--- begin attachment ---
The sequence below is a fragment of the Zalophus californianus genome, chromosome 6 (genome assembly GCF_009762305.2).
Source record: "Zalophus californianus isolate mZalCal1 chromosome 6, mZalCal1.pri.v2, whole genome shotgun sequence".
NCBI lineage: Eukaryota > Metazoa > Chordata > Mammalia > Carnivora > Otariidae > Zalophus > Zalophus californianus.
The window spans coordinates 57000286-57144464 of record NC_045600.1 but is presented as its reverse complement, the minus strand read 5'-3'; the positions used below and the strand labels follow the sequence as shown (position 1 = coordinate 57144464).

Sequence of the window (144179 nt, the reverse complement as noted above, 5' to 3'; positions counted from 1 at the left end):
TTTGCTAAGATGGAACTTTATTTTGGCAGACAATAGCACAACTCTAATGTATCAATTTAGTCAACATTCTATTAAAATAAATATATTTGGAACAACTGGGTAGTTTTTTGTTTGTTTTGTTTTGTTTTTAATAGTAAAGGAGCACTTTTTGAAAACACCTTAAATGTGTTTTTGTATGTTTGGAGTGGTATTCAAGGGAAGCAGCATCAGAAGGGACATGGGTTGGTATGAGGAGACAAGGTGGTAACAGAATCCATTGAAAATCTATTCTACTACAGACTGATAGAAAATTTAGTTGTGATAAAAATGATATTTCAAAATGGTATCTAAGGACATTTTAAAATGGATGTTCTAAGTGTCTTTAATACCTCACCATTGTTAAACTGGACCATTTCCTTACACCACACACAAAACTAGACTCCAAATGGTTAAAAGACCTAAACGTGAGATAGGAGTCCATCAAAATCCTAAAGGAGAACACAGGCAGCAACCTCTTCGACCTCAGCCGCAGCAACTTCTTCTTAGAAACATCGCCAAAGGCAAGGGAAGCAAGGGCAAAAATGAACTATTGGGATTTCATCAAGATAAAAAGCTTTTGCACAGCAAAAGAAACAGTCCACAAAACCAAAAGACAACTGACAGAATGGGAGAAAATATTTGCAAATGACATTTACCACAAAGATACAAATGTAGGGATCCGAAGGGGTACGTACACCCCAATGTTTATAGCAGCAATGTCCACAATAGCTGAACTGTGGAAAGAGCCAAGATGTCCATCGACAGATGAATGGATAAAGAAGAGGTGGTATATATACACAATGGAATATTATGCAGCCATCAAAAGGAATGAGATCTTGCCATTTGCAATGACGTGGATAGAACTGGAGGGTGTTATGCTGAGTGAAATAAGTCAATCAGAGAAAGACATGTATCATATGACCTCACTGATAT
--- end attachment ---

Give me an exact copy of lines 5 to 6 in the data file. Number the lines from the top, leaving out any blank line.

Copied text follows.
Sequence of the window (144179 nt, the reverse complement as noted above, 5' to 3'; positions counted from 1 at the left end):
TTTGCTAAGATGGAACTTTATTTTGGCAGACAATAGCACAACTCTAATGTATCAATTTAGTCAACATTCTATTAAAATAAATATATTTGGAACAACTGGGTAGTTTTTTGTTTGTTTTGTTTTGTTTTTAATAGTAAAGGAGCACTTTTTGAAAACACCTTAAATGTGTTTTTGTATGTTTGGAGTGGTATTCAAGGGAAGCAGCATCAGAAGGGACATGGGTTGGTATGAGGAGACAAGGTGGTAACAGAATCCATTGAAAATCTATTCTACTACAGACTGATAGAAAATTTAGTTGTGATAAAAATGATATTTCAAAATGGTATCTAAGGACATTTTAAAATGGATGTTCTAAGTGTCTTTAATACCTCACCATTGTTAAACTGGACCATTTCCTTACACCACACACAAAACTAGACTCCAAATGGTTAAAAGACCTAAACGTGAGATAGGAGTCCATCAAAATCCTAAAGGAGAACACAGGCAGCAACCTCTTCGACCTCAGCCGCAGCAACTTCTTCTTAGAAACATCGCCAAAGGCAAGGGAAGCAAGGGCAAAAATGAACTATTGGGATTTCATCAAGATAAAAAGCTTTTGCACAGCAAAAGAAACAGTCCACAAAACCAAAAGACAACTGACAGAATGGGAGAAAATATTTGCAAATGACATTTACCACAAAGATACAAATGTAGGGATCCGAAGGGGTACGTACACCCCAATGTTTATAGCAGCAATGTCCACAATAGCTGAACTGTGGAAAGAGCCAAGATGTCCATCGACAGATGAATGGATAAAGAAGAGGTGGTATATATACACAATGGAATATTATGCAGCCATCAAAAGGAATGAGATCTTGCCATTTGCAATGACGTGGATAGAACTGGAGGGTGTTATGCTGAGTGAAATAAGTCAATCAGAGAAAGACATGTATCATATGACCTCACTGATAT